The most challenging and immediate threat to GKC's two-decade-old missionary legacy comes from a least expected front: the construction of the multimillion-dollar international prayer center and consequent financial struggles. The heavy burden of its debt service has the potential not only to significantly affect its missionary activities, but even to threaten the very existence of the church. For me, however, the more serious question is, What caused Kim to change the church's celebrated insistence on no ownership of property? Was it a well-thought-out theological conviction, or was it simply a business opportunity? This brings us back to the fundamental question of the theological basis of GKC's mission.
Grace Korean Church--a well-kept mission secret hidden in plain sight--is now revealed. In many ways, this church has provided critical clues for how a vibrant missional Christianity could be restored to North America. It also shows how a pragmatic decision can take the church into turbulent waters. Its mission, as that of any congregation, is far from perfect. In fact, it has many unsettling problems, real and potential. Nurturing and strengthening its missionary success is in everyone's best interest, and ultimately for the sake of God's kingdom. To this end I am passionate about bringing GKC's story to light.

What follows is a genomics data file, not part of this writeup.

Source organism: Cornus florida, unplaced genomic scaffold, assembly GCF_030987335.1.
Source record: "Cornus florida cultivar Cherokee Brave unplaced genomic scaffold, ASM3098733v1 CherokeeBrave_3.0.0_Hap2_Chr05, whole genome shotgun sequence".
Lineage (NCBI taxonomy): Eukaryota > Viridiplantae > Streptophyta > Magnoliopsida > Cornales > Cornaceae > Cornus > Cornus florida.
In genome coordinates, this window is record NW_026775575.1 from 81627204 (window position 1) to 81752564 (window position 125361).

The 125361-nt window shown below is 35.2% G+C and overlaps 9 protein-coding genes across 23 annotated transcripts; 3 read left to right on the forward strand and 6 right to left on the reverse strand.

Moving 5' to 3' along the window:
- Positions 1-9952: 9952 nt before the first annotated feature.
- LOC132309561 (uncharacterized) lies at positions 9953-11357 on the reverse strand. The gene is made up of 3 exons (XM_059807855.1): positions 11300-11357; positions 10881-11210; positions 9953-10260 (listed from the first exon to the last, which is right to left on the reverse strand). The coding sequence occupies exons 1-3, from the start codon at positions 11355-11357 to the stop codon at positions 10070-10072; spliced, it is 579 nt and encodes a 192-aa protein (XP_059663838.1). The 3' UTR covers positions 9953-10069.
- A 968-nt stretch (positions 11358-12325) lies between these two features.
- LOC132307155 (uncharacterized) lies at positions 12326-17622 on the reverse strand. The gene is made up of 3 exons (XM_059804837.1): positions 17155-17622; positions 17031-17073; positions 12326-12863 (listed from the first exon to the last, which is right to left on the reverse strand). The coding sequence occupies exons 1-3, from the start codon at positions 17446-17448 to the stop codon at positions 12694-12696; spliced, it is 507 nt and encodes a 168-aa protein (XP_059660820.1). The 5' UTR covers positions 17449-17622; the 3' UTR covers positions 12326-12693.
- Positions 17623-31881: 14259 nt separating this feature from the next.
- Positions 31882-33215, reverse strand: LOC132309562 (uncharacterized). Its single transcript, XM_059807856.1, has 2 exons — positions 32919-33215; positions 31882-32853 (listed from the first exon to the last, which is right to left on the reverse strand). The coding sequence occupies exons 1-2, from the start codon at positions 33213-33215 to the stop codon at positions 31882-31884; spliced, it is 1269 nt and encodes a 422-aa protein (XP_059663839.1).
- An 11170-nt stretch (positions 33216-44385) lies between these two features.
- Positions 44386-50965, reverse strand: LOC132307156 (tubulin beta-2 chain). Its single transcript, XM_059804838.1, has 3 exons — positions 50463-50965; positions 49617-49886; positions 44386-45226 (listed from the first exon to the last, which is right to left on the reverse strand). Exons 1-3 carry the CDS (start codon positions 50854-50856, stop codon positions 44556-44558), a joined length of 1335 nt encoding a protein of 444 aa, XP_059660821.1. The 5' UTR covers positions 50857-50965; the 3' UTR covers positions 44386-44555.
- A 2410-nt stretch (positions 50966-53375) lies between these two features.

(1.) A longer version of this article appears in Mission Spirituality and Authentic Discipleship, ed. Wonsuk Ma and Cathy Ross, Regnum Edinburgh 2010 Series (Oxford: Regnum, 2011).
(2.) Hee-sung Park, Gara Ganda: Mission Story, Expansion of the Kingdom of God (in Korean) (Seoul: Gwang-ya, 2001). In Korean, gara is an imperative form "go!" and ganda is a response form meaning "(yes, I) am going."
(3.) Seung-hwan Baek, ed., Traces of Jesus: The Miracle Story of Grace Korean Church (in Korean) (n.p.: Yechan, 2009).
(4.) Grace Mission International, To the Ends of the Earth (Fullerton, Calif.: GMI, 2008).
(5.) Tai Choul Yang, "A Study of the Mission Strategies of Grace Korean Church in the Light of Five Selected Modern Missions Strategies" (in Korean) (D.Min. diss., Midwest Univ., St. Louis, Mo., 2009).
(6.) I am grateful to Tai Choul Yang, mission pastor, and Steve Hong, a member of GKC's Missions Committee, for their help in gaining information about GKC's mission program.
(7.) I have not been able to learn Kim's exact place of birth, though his Korean accent strongly suggests Kyungsang Province, in South Korea. He was in Seoul, however, when he was fifteen years old.
(8.) Kwang-shin Kim, "Rev. Kwang-shin Kim: Passionate Apostle of the Gospel," in Traces of Jesus, pp. 153-54. This and all other translations from the Korean are the author's.